I should have noticed sooner. After all, I was the only person without PhD behind their name who still tried to talk to him.   

I’ve picked up a reputation for being observant: who let slip that the meeting with their supervisor didn’t go as “productively” as their eyes said, who let their failure to get with distinction sting at the edges of badly shorn hair. We all move through academia differently — I focus on the minutiae because if I don’t, I’ll fall through the grandeur. 

I latched onto the knowledge that we use the same pen — 0.5 black ink — like a vine. During orientation, seated next to each other in the cramped auditorium, I joked that we’d never know whose pen was whose now. It wasn’t funny. He still gave me that breathy laugh you give when you’re trying to be polite. I took it anyway, trying to get as close to him as I could. I always sat across from him in seminar, watching him with rapt fascination — I’ve never seen someone so assured of what they were saying. 

He quickly became what our colleagues called “the department darling,” a draining presence whispered about over weak coffee. While we stammered over oral exams, he breezed through them in both English and German. While we got desk rejection after rejection, he published his third peer-reviewed article by the time he reached candidacy a full four months ahead of schedule, the department head barely able to contain his pride in the glowing congratulatory email he sent us.  

The jealousy permeating our college quickly morphed into resentment, a simmering stew of indignant glances and stiff smiles, laid thicker than the summer the air conditioning leaked. Not for me though. He filled me with strange wonder, the kind that twists envy into awe. By the time I — and everyone else — became candidates, he was three full chapters into a tome of a dissertation: a sweeping body of work that didn’t just fill the gaps in the literature. It expunged them of their past mistakes. He made waves far beyond our little college, flying around the world to give keynotes and clink drinks with the very thinkers we feverishly modeled ourselves after. He single-handedly propelled our reputation straight into space — our head was downright gleeful the day we learned we were now the #1 grad program in the field in both Canada and the U.S.

My mother liked to remind me that nothing comes for free — a fact I grew to resent as my funding dwindled. I thought I saw how much everything must have cost him by how anyone who wasn’t tenured — or at least on that track — treated him, surrounded by praising professors at every function while desperately looking for someone to actually see him. I tried to be that someone for him, inviting him for drinks with eyes rolling behind me. He always said no but I never stopped trying. After all, I was the one who took his phone and put my number in.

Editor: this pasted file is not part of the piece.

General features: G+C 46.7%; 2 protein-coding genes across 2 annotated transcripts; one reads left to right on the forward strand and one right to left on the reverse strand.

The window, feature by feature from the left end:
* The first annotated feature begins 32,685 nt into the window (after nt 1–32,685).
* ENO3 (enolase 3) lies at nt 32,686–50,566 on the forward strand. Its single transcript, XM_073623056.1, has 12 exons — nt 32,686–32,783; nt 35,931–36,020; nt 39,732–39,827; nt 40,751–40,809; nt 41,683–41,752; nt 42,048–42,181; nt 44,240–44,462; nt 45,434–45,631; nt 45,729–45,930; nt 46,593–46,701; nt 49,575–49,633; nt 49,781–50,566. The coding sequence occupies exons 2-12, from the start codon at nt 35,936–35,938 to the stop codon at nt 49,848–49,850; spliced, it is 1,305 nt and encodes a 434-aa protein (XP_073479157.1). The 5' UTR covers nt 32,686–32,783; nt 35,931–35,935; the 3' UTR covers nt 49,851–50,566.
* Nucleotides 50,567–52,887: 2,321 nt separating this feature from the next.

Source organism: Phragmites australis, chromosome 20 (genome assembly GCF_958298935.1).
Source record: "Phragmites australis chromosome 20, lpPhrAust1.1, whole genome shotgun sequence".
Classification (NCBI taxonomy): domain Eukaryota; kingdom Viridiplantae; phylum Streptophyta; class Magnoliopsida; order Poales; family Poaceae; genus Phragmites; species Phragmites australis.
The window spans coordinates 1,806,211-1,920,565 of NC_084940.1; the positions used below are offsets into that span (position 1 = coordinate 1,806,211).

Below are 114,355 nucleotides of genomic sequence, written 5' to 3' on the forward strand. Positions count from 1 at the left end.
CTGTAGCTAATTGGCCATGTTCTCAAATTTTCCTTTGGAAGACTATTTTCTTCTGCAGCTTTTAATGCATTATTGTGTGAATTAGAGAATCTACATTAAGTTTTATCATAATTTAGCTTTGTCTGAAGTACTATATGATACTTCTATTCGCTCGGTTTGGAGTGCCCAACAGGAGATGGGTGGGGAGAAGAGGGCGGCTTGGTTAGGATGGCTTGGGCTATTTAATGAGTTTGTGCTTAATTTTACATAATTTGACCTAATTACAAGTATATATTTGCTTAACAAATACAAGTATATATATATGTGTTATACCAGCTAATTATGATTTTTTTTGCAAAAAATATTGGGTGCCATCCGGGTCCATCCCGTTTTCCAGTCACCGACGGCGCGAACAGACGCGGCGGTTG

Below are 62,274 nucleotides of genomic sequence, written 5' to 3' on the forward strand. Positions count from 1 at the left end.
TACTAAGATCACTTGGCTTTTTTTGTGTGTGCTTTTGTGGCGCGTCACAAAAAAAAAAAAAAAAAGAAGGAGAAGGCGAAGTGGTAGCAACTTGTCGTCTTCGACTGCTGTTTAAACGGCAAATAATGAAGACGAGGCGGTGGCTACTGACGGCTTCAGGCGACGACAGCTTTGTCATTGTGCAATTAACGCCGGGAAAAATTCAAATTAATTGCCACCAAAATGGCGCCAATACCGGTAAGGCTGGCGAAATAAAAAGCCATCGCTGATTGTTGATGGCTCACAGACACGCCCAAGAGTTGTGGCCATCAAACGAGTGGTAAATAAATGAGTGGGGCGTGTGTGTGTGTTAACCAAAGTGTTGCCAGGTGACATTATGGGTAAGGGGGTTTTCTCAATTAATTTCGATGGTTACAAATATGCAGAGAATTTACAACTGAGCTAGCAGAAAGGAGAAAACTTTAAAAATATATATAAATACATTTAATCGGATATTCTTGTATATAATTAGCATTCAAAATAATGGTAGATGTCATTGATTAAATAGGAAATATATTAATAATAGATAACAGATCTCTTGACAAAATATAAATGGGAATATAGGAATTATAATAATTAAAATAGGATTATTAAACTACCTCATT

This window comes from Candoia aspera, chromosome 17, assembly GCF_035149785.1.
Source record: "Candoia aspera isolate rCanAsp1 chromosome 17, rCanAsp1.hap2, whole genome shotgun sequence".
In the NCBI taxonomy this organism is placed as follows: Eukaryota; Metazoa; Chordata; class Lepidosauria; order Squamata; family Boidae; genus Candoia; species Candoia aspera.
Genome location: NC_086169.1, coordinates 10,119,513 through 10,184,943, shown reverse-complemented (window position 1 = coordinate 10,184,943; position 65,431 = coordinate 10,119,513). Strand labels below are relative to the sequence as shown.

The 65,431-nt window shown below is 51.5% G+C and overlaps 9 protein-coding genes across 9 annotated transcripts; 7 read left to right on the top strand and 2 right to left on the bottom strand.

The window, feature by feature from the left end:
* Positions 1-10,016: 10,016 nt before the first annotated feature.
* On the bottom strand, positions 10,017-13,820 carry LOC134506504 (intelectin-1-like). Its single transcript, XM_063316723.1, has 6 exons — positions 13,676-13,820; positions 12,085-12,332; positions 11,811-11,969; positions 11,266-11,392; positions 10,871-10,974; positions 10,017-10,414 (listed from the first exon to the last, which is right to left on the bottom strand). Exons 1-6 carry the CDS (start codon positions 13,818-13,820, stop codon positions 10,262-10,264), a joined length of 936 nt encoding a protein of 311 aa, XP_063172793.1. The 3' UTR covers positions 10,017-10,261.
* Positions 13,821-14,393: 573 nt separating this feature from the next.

I should have noticed sooner. 

I don’t leave people behind, even if that’s where they’ve left me. I’ve always extended my hand first, bracing for the chop. 

He came back from a conference in Berlin so pale-faced he looked like he emerged from a pile of ashes. He waved my concerns away, saying it was just jet lag. Jet lag doesn’t make your cuticles recede like that, or carve into the skin around your eyes, or blacken your gums no matter how hard you try to talk without showing your teeth.

I used to have a reputation for being observant. I don’t know how I missed how terrible he looked whenever he left to fly off to another conference, or how much he glowed after he got out of a meeting with his dissertation committee, or how he became even more radiant after a quick stop at the head’s office. Or why, eventually, the more “advanced” students in the program stopped showing up to after-term drinks, and then department functions, and then the classes they taught, their students listless in their seats. “Some people never officially drop out,” we told each other. “They just disappear.” Family obligations. Health issues. Lack of funding. “You know what academia does to you.”

There was an assistant professor — teaching stream, if I remember correctly — who didn’t resent or praise him for his accomplishments. “I pity him,” she told me over a glass of chardonnay, away from the other professors at yet another department book launch. “You don’t get all of this without paying.”

“But he doesn’t,” I said stupidly. “He won another $35,000 scholarship.”

She smiled at me, the corners of her eyes all flat. I’ll never know if she pitied me, too — she left that semester, her position up for internal hire. 

I should have noticed sooner. Three months after he got hired and about a week after I became the last person in our cohort still in the program, he asked if we could meet. I knocked on his office door. It echoed pathetically in the empty college. When he opened it, I staggered, his entire body exploding with the kind of light I’ve only seen play across his face all those years ago in seminar. He gestured me in, his hand aflame, but I stayed back, finally listening to everyone else long after they’ve gone. He laughed, a high ringing crackle, before sitting back down behind his desk.

“How’s the dissertation coming?” he asked, wiping at his mouth. 

I didn’t look at him, too focused on the acrylic cup full of 0.5 black ink pens — telling myself that there are many reasons why saliva looks like blood, and knowing that there aren’t.